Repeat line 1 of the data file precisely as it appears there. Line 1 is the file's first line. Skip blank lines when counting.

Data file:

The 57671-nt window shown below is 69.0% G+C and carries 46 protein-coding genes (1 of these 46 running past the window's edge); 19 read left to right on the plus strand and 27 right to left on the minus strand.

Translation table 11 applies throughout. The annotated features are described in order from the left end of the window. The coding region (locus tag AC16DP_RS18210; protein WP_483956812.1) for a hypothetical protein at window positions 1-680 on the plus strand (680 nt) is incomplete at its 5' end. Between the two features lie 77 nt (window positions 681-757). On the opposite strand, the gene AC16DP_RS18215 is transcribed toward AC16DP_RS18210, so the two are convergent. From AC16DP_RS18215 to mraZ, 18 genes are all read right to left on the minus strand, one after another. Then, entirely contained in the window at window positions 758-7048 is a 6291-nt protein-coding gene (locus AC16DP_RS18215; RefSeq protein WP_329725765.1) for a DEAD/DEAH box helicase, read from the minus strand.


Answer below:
The 57671-nt window shown below is 69.0% G+C and carries 46 protein-coding genes (1 of these 46 running past the window's edge); 19 read left to right on the plus strand and 27 right to left on the minus strand.